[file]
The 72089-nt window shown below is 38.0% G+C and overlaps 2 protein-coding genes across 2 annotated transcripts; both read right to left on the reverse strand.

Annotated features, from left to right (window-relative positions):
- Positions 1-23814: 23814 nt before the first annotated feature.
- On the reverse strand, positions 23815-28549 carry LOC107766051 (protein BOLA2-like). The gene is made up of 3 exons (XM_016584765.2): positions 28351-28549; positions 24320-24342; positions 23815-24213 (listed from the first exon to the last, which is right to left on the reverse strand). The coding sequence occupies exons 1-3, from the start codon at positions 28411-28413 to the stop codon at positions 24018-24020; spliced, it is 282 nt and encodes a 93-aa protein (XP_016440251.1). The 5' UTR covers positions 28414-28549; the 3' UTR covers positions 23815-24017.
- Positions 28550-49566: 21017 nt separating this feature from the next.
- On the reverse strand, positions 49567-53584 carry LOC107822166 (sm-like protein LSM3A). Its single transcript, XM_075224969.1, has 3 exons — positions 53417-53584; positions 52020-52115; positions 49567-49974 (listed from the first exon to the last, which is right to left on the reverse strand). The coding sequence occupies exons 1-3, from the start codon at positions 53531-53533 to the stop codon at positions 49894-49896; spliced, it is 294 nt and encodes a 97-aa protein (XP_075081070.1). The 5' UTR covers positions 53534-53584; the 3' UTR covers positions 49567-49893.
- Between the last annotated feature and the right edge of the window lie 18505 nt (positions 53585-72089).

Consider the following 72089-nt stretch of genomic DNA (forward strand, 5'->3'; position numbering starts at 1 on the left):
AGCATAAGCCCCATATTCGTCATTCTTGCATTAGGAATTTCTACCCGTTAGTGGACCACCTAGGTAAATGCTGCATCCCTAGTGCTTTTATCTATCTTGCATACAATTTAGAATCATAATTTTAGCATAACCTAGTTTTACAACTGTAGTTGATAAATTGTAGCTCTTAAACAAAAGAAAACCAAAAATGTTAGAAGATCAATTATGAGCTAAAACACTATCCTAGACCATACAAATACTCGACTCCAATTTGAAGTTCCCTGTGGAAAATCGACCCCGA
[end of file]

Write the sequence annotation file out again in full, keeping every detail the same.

The 72089-nt window shown below is 38.0% G+C and overlaps 2 protein-coding genes across 2 annotated transcripts; both read right to left on the reverse strand.

Annotated features, from left to right (window-relative positions):
- Positions 1-23814: 23814 nt before the first annotated feature.
- On the reverse strand, positions 23815-28549 carry LOC107766051 (protein BOLA2-like). The gene is made up of 3 exons (XM_016584765.2): positions 28351-28549; positions 24320-24342; positions 23815-24213 (listed from the first exon to the last, which is right to left on the reverse strand). The coding sequence occupies exons 1-3, from the start codon at positions 28411-28413 to the stop codon at positions 24018-24020; spliced, it is 282 nt and encodes a 93-aa protein (XP_016440251.1). The 5' UTR covers positions 28414-28549; the 3' UTR covers positions 23815-24017.
- Positions 28550-49566: 21017 nt separating this feature from the next.
- On the reverse strand, positions 49567-53584 carry LOC107822166 (sm-like protein LSM3A). Its single transcript, XM_075224969.1, has 3 exons — positions 53417-53584; positions 52020-52115; positions 49567-49974 (listed from the first exon to the last, which is right to left on the reverse strand). The coding sequence occupies exons 1-3, from the start codon at positions 53531-53533 to the stop codon at positions 49894-49896; spliced, it is 294 nt and encodes a 97-aa protein (XP_075081070.1). The 5' UTR covers positions 53534-53584; the 3' UTR covers positions 49567-49893.
- Between the last annotated feature and the right edge of the window lie 18505 nt (positions 53585-72089).

Consider the following 72089-nt stretch of genomic DNA (forward strand, 5'->3'; position numbering starts at 1 on the left):
AGCATAAGCCCCATATTCGTCATTCTTGCATTAGGAATTTCTACCCGTTAGTGGACCACCTAGGTAAATGCTGCATCCCTAGTGCTTTTATCTATCTTGCATACAATTTAGAATCATAATTTTAGCATAACCTAGTTTTACAACTGTAGTTGATAAATTGTAGCTCTTAAACAAAAGAAAACCAAAAATGTTAGAAGATCAATTATGAGCTAAAACACTATCCTAGACCATACAAATACTCGACTCCAATTTGAAGTTCCCTGTGGAAAATCGACCCCGA